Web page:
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<ac:macro ac:name="note"><ac:parameter ac:name="title">Under Construction</ac:parameter><ac:rich-text-body>
<p>Please edit this page and add your ideas about how to "fix" Zend.php. Ideally, the resulting architecture would support extensibility without sacrificing the hallmark simplicity of Zend Framework.</p></ac:rich-text-body></ac:macro>

<ac:macro ac:name="unmigrated-inline-wiki-markup"><ac:plain-text-body><![CDATA[

<ac:macro ac:name="unmigrated-inline-wiki-markup"><ac:plain-text-body><![CDATA[

Zend Framework: What to do with Zend.php Component Proposal

Proposed Component Name What to do with Zend.php
Developer Notes http://framework.zend.com/wiki/display/ZFDEV/What to do with Zend.php
Proposers Zend Framework community
Revision 0.8 - 26 February 2007: Created from community discussion on fw-general and ZF-958.
0.8.1 - 28 February 2007: Trying to outline various possible solutions
0.8.2 - 6 March 2007: Add option E (wiki revision: 33)

Table of Contents

1. Overview

There has been a long discussion going on about the Zend.php file, and what should happen with it. Apparently, TIMTOWTDI!

Need to distill the following into explicit requirements .. feel free to volunteer

Splitting up Zend.php does not necessarily require creating a bunch of tiny classes.

However, consider proposals like Zend Core include path utilities - Aleksey V. Zapparov, where some developers might like to "include" some useful utility functions from their application bootstrap. Ideally, the ZF would include a mechanism and architecture to facilitate this, without just appending more and more functions to Zend.php

We'll try to put all of the suggestion in line, as it is hard to keep on overview.

Some example justifications for splitting / cleaning up Zend.php

  • Why is Zend.php called Zend.php? Cleaning up the organization via splitting also helps reduce naming confusion amongst beginners.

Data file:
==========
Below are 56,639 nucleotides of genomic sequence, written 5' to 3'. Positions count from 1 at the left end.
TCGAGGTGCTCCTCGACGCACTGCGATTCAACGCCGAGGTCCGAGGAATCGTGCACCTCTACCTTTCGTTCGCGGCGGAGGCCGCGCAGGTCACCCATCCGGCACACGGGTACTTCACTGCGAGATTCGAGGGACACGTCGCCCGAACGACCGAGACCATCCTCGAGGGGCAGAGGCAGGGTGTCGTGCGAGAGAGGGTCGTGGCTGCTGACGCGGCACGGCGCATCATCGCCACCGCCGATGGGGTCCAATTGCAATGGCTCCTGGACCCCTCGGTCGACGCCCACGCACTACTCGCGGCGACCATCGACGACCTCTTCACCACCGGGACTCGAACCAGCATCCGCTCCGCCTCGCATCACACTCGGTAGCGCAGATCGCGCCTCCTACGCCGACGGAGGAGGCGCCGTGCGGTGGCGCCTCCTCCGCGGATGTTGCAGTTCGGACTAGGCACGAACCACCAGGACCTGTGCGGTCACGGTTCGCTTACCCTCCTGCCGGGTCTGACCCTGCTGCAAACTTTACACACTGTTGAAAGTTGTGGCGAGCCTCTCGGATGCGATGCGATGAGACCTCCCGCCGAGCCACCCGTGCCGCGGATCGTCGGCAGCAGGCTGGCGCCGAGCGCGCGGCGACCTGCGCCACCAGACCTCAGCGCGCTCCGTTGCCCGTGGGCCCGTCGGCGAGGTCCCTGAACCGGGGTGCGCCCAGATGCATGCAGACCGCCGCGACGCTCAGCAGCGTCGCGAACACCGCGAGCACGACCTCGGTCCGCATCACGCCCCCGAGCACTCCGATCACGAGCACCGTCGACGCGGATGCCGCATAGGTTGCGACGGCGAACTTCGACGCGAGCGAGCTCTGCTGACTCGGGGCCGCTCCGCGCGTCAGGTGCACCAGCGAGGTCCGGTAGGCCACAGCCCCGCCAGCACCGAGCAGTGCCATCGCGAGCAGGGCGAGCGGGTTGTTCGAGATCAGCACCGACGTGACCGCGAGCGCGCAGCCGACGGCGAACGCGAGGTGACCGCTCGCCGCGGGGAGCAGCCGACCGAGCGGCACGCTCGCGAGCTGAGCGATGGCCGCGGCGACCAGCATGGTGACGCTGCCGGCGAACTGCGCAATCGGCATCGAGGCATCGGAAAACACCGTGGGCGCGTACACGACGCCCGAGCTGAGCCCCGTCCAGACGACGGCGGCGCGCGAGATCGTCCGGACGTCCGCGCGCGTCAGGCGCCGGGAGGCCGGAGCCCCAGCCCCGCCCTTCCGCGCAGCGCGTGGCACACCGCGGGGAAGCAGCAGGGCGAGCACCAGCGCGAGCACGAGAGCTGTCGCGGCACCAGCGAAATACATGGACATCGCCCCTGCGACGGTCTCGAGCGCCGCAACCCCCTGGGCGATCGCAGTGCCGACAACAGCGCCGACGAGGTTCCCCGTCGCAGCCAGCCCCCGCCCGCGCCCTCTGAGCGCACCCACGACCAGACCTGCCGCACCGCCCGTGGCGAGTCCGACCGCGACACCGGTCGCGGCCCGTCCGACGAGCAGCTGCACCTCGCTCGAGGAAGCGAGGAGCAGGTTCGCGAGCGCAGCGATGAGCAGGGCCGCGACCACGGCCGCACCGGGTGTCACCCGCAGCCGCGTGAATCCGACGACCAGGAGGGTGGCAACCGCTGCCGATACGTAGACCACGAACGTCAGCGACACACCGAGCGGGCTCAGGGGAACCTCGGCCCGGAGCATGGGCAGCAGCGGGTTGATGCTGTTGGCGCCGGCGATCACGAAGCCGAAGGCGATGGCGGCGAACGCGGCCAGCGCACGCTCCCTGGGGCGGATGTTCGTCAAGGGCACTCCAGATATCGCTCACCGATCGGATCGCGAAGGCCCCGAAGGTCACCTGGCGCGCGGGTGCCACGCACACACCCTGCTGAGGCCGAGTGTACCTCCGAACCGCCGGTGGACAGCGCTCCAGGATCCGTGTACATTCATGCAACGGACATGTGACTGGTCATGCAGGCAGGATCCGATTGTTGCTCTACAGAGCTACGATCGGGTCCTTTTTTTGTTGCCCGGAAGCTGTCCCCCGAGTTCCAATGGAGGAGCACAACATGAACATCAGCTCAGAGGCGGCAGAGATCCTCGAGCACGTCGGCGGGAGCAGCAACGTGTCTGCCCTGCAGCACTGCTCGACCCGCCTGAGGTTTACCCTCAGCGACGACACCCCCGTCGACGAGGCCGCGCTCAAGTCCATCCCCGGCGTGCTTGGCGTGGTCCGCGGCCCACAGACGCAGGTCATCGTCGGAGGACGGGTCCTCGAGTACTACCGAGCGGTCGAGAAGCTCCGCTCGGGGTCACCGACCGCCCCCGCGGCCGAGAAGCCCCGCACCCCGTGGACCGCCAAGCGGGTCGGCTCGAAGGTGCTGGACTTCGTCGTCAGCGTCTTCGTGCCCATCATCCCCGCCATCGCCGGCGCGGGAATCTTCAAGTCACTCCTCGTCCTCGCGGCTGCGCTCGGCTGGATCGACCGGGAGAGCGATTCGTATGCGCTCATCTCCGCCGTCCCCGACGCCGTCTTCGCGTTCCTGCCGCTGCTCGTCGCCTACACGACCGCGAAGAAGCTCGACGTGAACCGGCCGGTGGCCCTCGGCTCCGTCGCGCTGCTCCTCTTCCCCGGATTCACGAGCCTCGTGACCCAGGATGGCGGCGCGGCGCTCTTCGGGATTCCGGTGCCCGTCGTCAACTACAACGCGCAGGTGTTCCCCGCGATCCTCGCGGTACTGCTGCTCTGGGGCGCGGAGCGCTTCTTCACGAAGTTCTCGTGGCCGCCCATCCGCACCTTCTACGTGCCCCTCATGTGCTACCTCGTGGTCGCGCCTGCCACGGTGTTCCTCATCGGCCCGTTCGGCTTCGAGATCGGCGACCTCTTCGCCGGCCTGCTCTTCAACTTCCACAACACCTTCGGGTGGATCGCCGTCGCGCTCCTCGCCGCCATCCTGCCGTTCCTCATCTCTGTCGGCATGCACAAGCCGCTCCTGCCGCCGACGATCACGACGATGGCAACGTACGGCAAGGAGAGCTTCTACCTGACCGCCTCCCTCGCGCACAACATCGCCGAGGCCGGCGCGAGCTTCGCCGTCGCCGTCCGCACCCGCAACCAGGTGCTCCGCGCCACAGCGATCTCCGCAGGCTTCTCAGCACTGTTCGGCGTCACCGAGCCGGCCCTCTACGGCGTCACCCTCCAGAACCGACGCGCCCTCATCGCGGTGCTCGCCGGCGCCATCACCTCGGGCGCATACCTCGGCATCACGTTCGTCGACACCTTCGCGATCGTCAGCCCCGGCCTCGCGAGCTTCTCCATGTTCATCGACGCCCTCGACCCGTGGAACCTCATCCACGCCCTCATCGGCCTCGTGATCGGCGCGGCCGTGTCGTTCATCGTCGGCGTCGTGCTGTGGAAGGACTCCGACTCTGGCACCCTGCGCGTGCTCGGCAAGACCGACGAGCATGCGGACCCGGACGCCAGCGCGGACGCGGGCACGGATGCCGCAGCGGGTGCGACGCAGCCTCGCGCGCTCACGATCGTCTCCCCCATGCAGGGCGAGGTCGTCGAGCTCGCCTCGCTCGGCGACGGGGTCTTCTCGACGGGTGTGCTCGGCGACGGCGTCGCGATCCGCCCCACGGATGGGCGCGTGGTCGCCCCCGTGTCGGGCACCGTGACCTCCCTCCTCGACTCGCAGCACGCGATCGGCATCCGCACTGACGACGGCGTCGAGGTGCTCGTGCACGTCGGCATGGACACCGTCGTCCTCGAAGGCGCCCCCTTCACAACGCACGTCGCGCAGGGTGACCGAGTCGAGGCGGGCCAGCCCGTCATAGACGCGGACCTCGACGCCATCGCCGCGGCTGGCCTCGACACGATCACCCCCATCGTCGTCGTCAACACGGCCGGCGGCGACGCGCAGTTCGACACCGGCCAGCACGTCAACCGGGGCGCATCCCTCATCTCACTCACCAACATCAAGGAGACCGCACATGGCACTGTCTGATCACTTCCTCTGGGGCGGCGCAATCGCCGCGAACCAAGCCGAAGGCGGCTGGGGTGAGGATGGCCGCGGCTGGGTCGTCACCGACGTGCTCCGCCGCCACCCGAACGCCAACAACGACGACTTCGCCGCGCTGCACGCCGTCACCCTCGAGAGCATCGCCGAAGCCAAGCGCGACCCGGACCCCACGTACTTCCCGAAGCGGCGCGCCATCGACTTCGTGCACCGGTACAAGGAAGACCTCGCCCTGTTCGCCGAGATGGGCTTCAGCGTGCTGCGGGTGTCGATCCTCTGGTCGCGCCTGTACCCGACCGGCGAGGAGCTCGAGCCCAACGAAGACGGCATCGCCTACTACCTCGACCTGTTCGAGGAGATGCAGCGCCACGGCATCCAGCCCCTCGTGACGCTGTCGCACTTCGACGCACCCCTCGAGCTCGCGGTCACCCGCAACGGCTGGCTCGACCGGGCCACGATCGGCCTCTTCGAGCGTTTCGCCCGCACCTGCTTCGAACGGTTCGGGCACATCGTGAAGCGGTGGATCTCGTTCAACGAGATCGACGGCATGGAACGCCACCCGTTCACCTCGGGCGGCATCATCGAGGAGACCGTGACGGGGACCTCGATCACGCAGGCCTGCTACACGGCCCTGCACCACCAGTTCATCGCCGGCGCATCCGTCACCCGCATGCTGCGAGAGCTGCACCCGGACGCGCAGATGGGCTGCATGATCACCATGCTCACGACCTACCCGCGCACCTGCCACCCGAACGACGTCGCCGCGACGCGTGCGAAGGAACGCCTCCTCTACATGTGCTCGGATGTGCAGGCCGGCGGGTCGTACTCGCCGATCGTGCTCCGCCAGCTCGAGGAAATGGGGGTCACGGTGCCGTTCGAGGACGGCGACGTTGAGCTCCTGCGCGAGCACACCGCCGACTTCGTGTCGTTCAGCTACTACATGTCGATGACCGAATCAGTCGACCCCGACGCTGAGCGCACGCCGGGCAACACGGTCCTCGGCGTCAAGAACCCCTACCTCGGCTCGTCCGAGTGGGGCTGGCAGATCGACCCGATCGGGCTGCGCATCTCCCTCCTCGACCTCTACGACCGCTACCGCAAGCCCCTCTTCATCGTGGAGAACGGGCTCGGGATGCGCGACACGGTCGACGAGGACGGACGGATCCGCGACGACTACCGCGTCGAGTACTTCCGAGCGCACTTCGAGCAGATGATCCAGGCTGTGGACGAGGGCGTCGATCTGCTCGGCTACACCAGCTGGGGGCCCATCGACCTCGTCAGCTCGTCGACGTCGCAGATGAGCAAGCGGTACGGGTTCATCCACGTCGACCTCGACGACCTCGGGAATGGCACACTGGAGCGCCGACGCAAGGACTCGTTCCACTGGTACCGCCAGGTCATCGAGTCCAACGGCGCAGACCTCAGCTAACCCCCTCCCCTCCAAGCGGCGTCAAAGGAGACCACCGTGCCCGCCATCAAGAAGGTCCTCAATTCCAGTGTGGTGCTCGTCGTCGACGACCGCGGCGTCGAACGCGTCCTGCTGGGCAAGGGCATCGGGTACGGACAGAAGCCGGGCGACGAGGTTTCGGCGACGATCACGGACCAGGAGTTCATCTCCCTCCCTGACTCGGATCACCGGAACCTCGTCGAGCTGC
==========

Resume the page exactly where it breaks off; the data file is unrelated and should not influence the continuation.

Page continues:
• Solves the svn externals issue described in detail previously.
  • Why should I load a "debug" function with every request?
  • How can I add more debug functions for use when I do want/need it (possibly loaded on-demand, even in my production environment) in a manner consistent with existing debug functions that is "compatible" with other related functions other developers might contribute (i.e. where is the standardization to facilitate community development and enhancement of framework-level "bootstrap" type features?
  • Where is a standard mechanism for developers to add "global" functionality to their ZF app (e.g. "plugins" for Zend.php)
  • Why is the registry accessed via the oddly named functions in Zend.php? (Yes, BC, but it would be nice to switch to something cleaner.)
  • How should developers extend the functionality mixed into the current Zend.php? Need to plan for the long-term here ...

Solution A:

Move Zend.php to <zf-home>/library/Zend/Zend.php. The class name would continue to be Zend, and no methods within the class will be changed.

The only change in your application would be that you need to change this:

To this:

Alternatively, you could add the Zend directory to your include_path.

The benefits

  • Zend Framework files contained in a single directory. This simplifies integration of a Zend Framework tree into an application tree. You could use svn:externals, for instance.
  • No usage of this class would change. Thus, no API change in the 0.9 release.

The disadvantages

  • The disadvantage is that it does not follow the ZF convention that class names always match the physical location of the class file. But this is the only class that needs to be an exception to this convention.
  • Continued use of "bucket class" does not necessarily address future functionality needs

Solution B:

Rename Zend.php to Zend/Core.php or Zend/Utility.php and leave it as a general "core" or "utility" class. Of course, we could mark the original library/Zend.php as {{@deprecated}, having class Zend temporarily proxy to whatever classes we decide for delegation.

The benefits

  • Zend Framework files contained in a single directory. This simplifies integration of a Zend Framework tree into an application tree. You could use svn:externals, for instance.

The disadvantages

  • Continued use of "bucket class" does not necessarily address future functionality needs

Solution C:

Will move to a basic class like Zend/Loader.php, or a more full-fledged class like Zend/FileSystem.php, which could also include recursive directory iterators, regular expressions-based file manipulation, etc.

Will be deprecated (removed).

Will be superseded by Zend/Registry.php.

Will move to Zend/Debug.php, which could include a whole host of additional debugging information, interaction with Zend_Log for trace messages, pseudo-breakpoints, etc.

And last but not least:

Will either be handled by Zend/Environment.php or move to something like Zend/Version.php

The benefits